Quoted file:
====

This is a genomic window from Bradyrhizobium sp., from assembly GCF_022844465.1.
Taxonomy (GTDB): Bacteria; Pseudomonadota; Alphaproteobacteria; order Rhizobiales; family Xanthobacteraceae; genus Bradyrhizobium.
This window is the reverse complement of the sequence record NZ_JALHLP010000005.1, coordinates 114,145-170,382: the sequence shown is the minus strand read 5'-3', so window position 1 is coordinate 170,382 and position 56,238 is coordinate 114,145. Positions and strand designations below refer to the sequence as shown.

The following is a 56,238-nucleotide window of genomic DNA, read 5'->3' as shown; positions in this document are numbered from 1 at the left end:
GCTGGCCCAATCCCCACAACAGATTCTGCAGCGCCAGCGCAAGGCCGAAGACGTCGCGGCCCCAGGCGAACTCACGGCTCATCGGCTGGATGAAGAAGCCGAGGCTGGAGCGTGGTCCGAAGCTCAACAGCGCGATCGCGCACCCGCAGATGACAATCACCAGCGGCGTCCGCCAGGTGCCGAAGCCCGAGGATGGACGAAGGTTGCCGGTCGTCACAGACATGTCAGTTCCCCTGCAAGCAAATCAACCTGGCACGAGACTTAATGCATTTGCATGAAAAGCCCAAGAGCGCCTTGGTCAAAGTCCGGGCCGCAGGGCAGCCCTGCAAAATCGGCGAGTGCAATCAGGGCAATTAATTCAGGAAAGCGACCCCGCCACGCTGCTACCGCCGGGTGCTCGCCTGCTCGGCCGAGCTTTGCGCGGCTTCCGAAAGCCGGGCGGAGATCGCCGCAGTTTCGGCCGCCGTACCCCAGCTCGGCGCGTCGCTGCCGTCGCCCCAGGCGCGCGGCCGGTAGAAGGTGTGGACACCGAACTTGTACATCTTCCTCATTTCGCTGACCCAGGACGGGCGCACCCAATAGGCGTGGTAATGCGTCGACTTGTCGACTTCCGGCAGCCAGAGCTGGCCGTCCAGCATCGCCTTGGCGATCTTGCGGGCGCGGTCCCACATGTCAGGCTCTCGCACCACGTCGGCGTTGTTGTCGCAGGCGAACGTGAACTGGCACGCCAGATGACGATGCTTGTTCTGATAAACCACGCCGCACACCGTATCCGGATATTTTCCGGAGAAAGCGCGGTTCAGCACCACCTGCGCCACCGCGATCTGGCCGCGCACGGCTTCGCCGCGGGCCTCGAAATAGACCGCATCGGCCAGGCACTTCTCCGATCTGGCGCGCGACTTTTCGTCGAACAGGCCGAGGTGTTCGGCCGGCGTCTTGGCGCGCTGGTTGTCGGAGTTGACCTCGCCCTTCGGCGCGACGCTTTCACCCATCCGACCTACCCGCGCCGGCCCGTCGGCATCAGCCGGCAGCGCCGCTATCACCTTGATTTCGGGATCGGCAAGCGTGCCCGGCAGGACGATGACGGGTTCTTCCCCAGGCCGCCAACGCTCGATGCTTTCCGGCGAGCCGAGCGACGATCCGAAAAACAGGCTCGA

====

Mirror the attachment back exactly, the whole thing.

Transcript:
This is a genomic window from Bradyrhizobium sp., from assembly GCF_022844465.1.
Taxonomy (GTDB): Bacteria; Pseudomonadota; Alphaproteobacteria; order Rhizobiales; family Xanthobacteraceae; genus Bradyrhizobium.
This window is the reverse complement of the sequence record NZ_JALHLP010000005.1, coordinates 114,145-170,382: the sequence shown is the minus strand read 5'-3', so window position 1 is coordinate 170,382 and position 56,238 is coordinate 114,145. Positions and strand designations below refer to the sequence as shown.

The following is a 56,238-nucleotide window of genomic DNA, read 5'->3' as shown; positions in this document are numbered from 1 at the left end:
GCTGGCCCAATCCCCACAACAGATTCTGCAGCGCCAGCGCAAGGCCGAAGACGTCGCGGCCCCAGGCGAACTCACGGCTCATCGGCTGGATGAAGAAGCCGAGGCTGGAGCGTGGTCCGAAGCTCAACAGCGCGATCGCGCACCCGCAGATGACAATCACCAGCGGCGTCCGCCAGGTGCCGAAGCCCGAGGATGGACGAAGGTTGCCGGTCGTCACAGACATGTCAGTTCCCCTGCAAGCAAATCAACCTGGCACGAGACTTAATGCATTTGCATGAAAAGCCCAAGAGCGCCTTGGTCAAAGTCCGGGCCGCAGGGCAGCCCTGCAAAATCGGCGAGTGCAATCAGGGCAATTAATTCAGGAAAGCGACCCCGCCACGCTGCTACCGCCGGGTGCTCGCCTGCTCGGCCGAGCTTTGCGCGGCTTCCGAAAGCCGGGCGGAGATCGCCGCAGTTTCGGCCGCCGTACCCCAGCTCGGCGCGTCGCTGCCGTCGCCCCAGGCGCGCGGCCGGTAGAAGGTGTGGACACCGAACTTGTACATCTTCCTCATTTCGCTGACCCAGGACGGGCGCACCCAATAGGCGTGGTAATGCGTCGACTTGTCGACTTCCGGCAGCCAGAGCTGGCCGTCCAGCATCGCCTTGGCGATCTTGCGGGCGCGGTCCCACATGTCAGGCTCTCGCACCACGTCGGCGTTGTTGTCGCAGGCGAACGTGAACTGGCACGCCAGATGACGATGCTTGTTCTGATAAACCACGCCGCACACCGTATCCGGATATTTTCCGGAGAAAGCGCGGTTCAGCACCACCTGCGCCACCGCGATCTGGCCGCGCACGGCTTCGCCGCGGGCCTCGAAATAGACCGCATCGGCCAGGCACTTCTCCGATCTGGCGCGCGACTTTTCGTCGAACAGGCCGAGGTGTTCGGCCGGCGTCTTGGCGCGCTGGTTGTCGGAGTTGACCTCGCCCTTCGGCGCGACGCTTTCACCCATCCGACCTACCCGCGCCGGCCCGTCGGCATCAGCCGGCAGCGCCGCTATCACCTTGATTTCGGGATCGGCAAGCGTGCCCGGCAGGACGATGACGGGTTCTTCCCCAGGCCGCCAACGCTCGATGCTTTCCGGCGAGCCGAGCGACGATCCGAAAAACAGGCTCGA